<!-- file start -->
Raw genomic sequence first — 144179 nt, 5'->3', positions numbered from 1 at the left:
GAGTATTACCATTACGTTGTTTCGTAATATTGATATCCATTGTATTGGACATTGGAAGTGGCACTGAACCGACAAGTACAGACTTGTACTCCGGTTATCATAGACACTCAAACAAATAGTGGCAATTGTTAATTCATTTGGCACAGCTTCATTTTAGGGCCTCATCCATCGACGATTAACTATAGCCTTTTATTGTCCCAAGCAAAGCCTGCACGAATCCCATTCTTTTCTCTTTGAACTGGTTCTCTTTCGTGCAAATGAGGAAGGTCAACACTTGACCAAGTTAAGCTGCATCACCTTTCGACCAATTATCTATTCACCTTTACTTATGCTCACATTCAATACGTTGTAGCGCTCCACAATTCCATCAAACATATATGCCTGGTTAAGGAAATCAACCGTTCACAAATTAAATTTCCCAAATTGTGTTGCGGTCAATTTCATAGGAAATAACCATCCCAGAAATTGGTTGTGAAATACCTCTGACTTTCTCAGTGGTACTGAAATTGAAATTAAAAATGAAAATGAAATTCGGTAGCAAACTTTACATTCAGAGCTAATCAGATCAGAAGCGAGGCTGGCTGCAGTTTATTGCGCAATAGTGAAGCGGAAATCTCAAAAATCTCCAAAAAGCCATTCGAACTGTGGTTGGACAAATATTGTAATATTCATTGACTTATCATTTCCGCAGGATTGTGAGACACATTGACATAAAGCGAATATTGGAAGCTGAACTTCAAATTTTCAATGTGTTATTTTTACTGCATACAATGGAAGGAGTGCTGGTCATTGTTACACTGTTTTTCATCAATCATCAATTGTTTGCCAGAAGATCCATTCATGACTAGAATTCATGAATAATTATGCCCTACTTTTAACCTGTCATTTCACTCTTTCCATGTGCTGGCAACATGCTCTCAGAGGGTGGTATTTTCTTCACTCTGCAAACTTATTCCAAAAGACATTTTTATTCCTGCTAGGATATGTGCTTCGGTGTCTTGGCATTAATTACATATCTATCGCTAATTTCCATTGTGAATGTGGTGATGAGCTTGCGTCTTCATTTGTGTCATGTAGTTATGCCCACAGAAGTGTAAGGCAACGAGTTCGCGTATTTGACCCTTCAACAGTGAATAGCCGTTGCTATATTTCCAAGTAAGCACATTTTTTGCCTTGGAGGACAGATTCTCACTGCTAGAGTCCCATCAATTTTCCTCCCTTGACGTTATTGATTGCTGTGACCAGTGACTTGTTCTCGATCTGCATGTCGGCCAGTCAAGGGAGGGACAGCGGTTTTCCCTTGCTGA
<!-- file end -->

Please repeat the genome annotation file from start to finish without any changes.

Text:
Raw genomic sequence first — 144179 nt, 5'->3', positions numbered from 1 at the left:
GAGTATTACCATTACGTTGTTTCGTAATATTGATATCCATTGTATTGGACATTGGAAGTGGCACTGAACCGACAAGTACAGACTTGTACTCCGGTTATCATAGACACTCAAACAAATAGTGGCAATTGTTAATTCATTTGGCACAGCTTCATTTTAGGGCCTCATCCATCGACGATTAACTATAGCCTTTTATTGTCCCAAGCAAAGCCTGCACGAATCCCATTCTTTTCTCTTTGAACTGGTTCTCTTTCGTGCAAATGAGGAAGGTCAACACTTGACCAAGTTAAGCTGCATCACCTTTCGACCAATTATCTATTCACCTTTACTTATGCTCACATTCAATACGTTGTAGCGCTCCACAATTCCATCAAACATATATGCCTGGTTAAGGAAATCAACCGTTCACAAATTAAATTTCCCAAATTGTGTTGCGGTCAATTTCATAGGAAATAACCATCCCAGAAATTGGTTGTGAAATACCTCTGACTTTCTCAGTGGTACTGAAATTGAAATTAAAAATGAAAATGAAATTCGGTAGCAAACTTTACATTCAGAGCTAATCAGATCAGAAGCGAGGCTGGCTGCAGTTTATTGCGCAATAGTGAAGCGGAAATCTCAAAAATCTCCAAAAAGCCATTCGAACTGTGGTTGGACAAATATTGTAATATTCATTGACTTATCATTTCCGCAGGATTGTGAGACACATTGACATAAAGCGAATATTGGAAGCTGAACTTCAAATTTTCAATGTGTTATTTTTACTGCATACAATGGAAGGAGTGCTGGTCATTGTTACACTGTTTTTCATCAATCATCAATTGTTTGCCAGAAGATCCATTCATGACTAGAATTCATGAATAATTATGCCCTACTTTTAACCTGTCATTTCACTCTTTCCATGTGCTGGCAACATGCTCTCAGAGGGTGGTATTTTCTTCACTCTGCAAACTTATTCCAAAAGACATTTTTATTCCTGCTAGGATATGTGCTTCGGTGTCTTGGCATTAATTACATATCTATCGCTAATTTCCATTGTGAATGTGGTGATGAGCTTGCGTCTTCATTTGTGTCATGTAGTTATGCCCACAGAAGTGTAAGGCAACGAGTTCGCGTATTTGACCCTTCAACAGTGAATAGCCGTTGCTATATTTCCAAGTAAGCACATTTTTTGCCTTGGAGGACAGATTCTCACTGCTAGAGTCCCATCAATTTTCCTCCCTTGACGTTATTGATTGCTGTGACCAGTGACTTGTTCTCGATCTGCATGTCGGCCAGTCAAGGGAGGGACAGCGGTTTTCCCTTGCTGA